One of our most memorable adventure holidays was Koh Tarutao in Thailand. This island is completely free from mass tourism with plenty of cycling, jungle treks, kayaking and snorkelling opportunities.
You know your body's been worked hard when after a day of scuba diving or trekking at 5,000 metres, you're craving calories and carbs like crazy.
5. Bodyweight excercises keep the pecks firm
It's all well and good doing lots of cardio, but that's not going to keep the pecks firm or bring out the biceps in those tight T-shirts.
The most obvious way most people do their weights training is at their local gym. But take this away and you quickly discover many unique ways to maintain body shape.
During our travels we've adopted a daily routine of body weights circuit training. These are super easy to do, they don't need any equipment and can be done everywhere: in the park, on the beach or in your hostel room if the weather outside is bad.
The hard part is the will to do it. It's so easy to make up excuses to skip it. Luckily we have each other to push and encourage the other.
A typical circuit for us will involve 4 rounds of 7 exercises, 1 minute each. Each circuit will include a series of warm up/cardio and core exercises, with the remainder devoted to a specific muscle group: chest/triceps, back/biceps or legs. Examples of each include:
- cardio/warm up exercises: we incorporate at least one of these to the start of each circuit to wake up the body: high knees, burpees, butt kicks, mountain climbers or star jumps.
- chest: the main exercise for chest is normal push ups. You can vary push ups to work different parts of the chest, for example wide push ups with a metre distance between your hands.
- triceps: using a chair or table for triceps dips.
- biceps: ideally from a pull up bar if there is one, otherwise we do biceps curls using heavy objects like Sebastien's backpack or large bottles of water.
- back: pull ups are the best for back, but without a pull up bar, we do decline push ups. These are similar to normal push ups but the legs are raised on a chair or small table as the starting position.
- shoulders: pike push ups target the shoulders. They are like normal push ups but the start and end position is with the bum up in the air, instead of aligned with the body.
- legs: the main ones are squat pulses, lunges and jumping jacks. We incorporate heavy objects to make squats and lunges more challenging.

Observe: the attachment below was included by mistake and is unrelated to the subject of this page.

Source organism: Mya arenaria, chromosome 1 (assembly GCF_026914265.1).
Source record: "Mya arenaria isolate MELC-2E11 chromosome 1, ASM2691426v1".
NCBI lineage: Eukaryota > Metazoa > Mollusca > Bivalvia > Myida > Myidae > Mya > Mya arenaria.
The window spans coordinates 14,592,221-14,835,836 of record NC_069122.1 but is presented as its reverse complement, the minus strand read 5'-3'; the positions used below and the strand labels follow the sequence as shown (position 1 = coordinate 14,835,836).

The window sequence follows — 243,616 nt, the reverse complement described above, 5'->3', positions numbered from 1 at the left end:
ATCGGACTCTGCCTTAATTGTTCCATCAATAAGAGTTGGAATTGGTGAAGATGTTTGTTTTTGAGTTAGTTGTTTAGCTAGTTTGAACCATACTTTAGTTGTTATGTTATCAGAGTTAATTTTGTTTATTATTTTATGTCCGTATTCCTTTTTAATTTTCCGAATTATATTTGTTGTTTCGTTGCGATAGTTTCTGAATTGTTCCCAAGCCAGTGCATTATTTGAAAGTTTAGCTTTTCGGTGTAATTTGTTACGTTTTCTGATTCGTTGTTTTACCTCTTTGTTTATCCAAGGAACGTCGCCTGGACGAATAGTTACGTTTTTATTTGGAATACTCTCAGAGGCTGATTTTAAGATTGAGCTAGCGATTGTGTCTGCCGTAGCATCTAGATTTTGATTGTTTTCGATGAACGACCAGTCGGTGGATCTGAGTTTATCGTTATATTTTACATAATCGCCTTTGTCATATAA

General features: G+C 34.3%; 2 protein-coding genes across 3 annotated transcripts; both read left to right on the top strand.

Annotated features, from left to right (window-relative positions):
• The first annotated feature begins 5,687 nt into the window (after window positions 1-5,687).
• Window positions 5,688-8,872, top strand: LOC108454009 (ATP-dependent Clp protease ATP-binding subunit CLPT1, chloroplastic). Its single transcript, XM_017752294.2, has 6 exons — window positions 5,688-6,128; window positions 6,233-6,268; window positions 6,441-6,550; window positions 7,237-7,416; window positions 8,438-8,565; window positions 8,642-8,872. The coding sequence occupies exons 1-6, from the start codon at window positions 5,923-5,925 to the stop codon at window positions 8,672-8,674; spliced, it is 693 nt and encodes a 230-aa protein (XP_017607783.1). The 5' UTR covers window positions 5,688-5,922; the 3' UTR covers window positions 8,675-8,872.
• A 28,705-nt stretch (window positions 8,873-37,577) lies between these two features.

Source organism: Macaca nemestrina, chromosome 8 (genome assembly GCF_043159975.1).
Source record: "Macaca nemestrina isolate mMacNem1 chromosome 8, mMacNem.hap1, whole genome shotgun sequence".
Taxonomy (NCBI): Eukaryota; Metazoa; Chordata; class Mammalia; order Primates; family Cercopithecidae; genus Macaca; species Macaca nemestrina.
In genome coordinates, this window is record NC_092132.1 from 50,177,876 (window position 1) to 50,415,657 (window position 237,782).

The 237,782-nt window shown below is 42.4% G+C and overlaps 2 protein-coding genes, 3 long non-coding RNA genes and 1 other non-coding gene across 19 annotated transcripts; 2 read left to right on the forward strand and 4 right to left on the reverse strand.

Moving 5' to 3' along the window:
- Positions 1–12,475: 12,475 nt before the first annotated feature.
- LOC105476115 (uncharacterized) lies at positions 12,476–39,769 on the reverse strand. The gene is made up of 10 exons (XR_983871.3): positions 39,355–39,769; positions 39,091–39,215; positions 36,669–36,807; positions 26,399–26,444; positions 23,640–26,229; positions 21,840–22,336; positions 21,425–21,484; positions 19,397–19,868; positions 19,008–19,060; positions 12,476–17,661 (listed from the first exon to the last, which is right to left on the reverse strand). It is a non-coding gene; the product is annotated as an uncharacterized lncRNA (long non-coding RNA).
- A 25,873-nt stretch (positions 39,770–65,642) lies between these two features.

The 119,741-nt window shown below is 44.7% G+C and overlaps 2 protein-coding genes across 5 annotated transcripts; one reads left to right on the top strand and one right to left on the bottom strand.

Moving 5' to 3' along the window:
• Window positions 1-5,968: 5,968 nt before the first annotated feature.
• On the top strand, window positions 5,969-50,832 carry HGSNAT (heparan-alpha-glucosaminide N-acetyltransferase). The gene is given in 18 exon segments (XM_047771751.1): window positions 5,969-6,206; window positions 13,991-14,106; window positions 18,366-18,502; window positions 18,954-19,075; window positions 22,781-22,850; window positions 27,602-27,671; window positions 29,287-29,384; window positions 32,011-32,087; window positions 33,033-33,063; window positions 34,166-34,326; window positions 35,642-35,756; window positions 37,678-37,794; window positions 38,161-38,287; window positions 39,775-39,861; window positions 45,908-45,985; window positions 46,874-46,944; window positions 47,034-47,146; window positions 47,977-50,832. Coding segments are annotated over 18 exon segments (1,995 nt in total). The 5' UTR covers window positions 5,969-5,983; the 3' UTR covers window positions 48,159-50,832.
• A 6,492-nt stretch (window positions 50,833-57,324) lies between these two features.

- core on the back: core exercises which start lying on your back are great if you're working out your arms. Examples include: leg raises, bicycle crunches, v sits, Russian twists and ankle touchers.
- core involving your arms: these are more intense core exercises, which use your arm muscles more. They're ideal when doing a legs circuit and you want to make the core exercises harder. Examples include various forms of planks and elbow to same/opposite knee.
You're not going to bulk up with bodyweight exercises as much as you would using weights in a gym. However, maintaining a daily routine has definitely helped keep us toned and trim while travelling.
Bodyweight circuits are ideally done outside in a local park, weather permitting. In addition, most parks will have an outdoor gym which you can incorporate into your circuits.
6. There's always a local gym
A local gym is the ideal place to do weights training. When we arrive at a new destination, we search for affordable gyms to use, particularly when the weather does not allow you to go to a local park.
This is also a fun way to meet with and hang out with like minded locals.
In most cases, local gyms are inexpensive to use for a daily/weekly/monthly membership.
On average we've paid a daily rate of no more than a few dollars per person. The best we've found is the government funded “Cumando Parque Urbano” in Quito, Ecuador – a large new sports complex with gym, pool, classes, and the bonus, it's completely free for all!
We are nonetheless careful to avoid processed foods and prioritise fresh products. A balanced Nomadic Boys meal will always contain a source of protein, vegetables and carbs.
We also make fresh fruits and vegetables a daily priority. In every new place we visit, we seek out the local market to stock up on a few days’ fruit. Shopping for fruits is not only a fun way to discover a new place but at the same time you learn about new exotic fruits, like Ecuadorian pitayas, red Indian bananas or Chinese dragon fruits.
At the end of the day, it all comes down to how you approach and prioritise fitness.
For us, keeping fit is extremely important, not just to maintain a vain Instagram gallery, but it makes us feel more confident, alert and generally more positive.
We make fitness and healthy eating part of our daily lifestyle and it is this mentality which enables us to keep fit when travelling.
Happy travels are safe travels